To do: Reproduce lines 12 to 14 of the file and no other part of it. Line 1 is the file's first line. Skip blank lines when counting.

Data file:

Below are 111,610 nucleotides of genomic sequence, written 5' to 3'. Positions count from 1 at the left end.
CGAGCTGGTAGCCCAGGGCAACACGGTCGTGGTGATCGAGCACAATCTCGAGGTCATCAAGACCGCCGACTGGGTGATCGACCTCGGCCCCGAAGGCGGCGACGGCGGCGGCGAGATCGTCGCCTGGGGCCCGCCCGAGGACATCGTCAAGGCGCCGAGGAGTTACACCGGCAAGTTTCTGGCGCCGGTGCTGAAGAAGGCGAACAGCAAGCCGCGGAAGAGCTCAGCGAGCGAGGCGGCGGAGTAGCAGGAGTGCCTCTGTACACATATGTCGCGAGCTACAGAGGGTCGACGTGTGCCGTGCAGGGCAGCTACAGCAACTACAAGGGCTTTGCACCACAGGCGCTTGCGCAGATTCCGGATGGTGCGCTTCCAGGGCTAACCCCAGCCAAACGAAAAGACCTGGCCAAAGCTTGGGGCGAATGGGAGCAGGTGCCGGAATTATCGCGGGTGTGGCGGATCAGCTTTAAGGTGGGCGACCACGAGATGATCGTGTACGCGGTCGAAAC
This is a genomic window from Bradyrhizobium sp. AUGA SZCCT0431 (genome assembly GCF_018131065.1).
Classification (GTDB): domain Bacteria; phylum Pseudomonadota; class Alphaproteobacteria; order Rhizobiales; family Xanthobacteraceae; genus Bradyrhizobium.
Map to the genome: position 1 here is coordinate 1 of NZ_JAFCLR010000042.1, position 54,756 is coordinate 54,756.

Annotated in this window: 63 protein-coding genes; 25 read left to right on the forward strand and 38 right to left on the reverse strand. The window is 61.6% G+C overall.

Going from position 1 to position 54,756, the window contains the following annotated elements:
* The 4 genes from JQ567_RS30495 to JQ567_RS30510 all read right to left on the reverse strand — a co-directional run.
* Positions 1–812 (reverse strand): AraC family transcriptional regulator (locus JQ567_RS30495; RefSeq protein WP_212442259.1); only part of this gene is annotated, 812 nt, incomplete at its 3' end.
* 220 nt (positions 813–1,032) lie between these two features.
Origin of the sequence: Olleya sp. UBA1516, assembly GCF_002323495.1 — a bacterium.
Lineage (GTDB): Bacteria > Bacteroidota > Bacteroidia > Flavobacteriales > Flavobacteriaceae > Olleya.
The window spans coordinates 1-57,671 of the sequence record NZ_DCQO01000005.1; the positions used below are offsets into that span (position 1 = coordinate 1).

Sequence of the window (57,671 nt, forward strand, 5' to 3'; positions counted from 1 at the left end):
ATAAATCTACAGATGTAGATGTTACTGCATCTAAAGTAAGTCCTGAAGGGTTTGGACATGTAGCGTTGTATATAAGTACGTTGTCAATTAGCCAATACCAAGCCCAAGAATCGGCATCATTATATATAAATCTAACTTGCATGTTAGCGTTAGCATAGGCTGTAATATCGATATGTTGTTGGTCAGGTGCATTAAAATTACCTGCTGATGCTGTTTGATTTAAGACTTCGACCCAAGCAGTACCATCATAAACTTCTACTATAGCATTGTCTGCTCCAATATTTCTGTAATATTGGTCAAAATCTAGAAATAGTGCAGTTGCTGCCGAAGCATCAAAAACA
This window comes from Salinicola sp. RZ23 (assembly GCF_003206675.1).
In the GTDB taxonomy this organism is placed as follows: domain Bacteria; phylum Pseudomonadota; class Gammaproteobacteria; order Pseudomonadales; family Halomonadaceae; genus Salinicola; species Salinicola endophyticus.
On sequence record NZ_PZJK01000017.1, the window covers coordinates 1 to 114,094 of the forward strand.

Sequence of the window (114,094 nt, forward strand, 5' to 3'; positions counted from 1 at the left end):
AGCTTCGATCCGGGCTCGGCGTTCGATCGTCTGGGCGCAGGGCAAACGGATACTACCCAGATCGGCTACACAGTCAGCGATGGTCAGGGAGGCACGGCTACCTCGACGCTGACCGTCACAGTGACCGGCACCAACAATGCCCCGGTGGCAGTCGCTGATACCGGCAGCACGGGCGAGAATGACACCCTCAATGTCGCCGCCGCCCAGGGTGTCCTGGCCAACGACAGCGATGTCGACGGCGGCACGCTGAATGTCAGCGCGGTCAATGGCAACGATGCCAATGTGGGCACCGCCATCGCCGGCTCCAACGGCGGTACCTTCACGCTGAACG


Lineage (GTDB): Bacteria > Bacteroidota > Bacteroidia > Flavobacteriales > Flavobacteriaceae > Olleya.
The window spans coordinates 1-57,671 of the sequence record NZ_DCQO01000005.1; the positions used below are offsets into that span (position 1 = coordinate 1).

Sequence of the window (57,671 nt, forward strand, 5' to 3'; positions counted from 1 at the left end):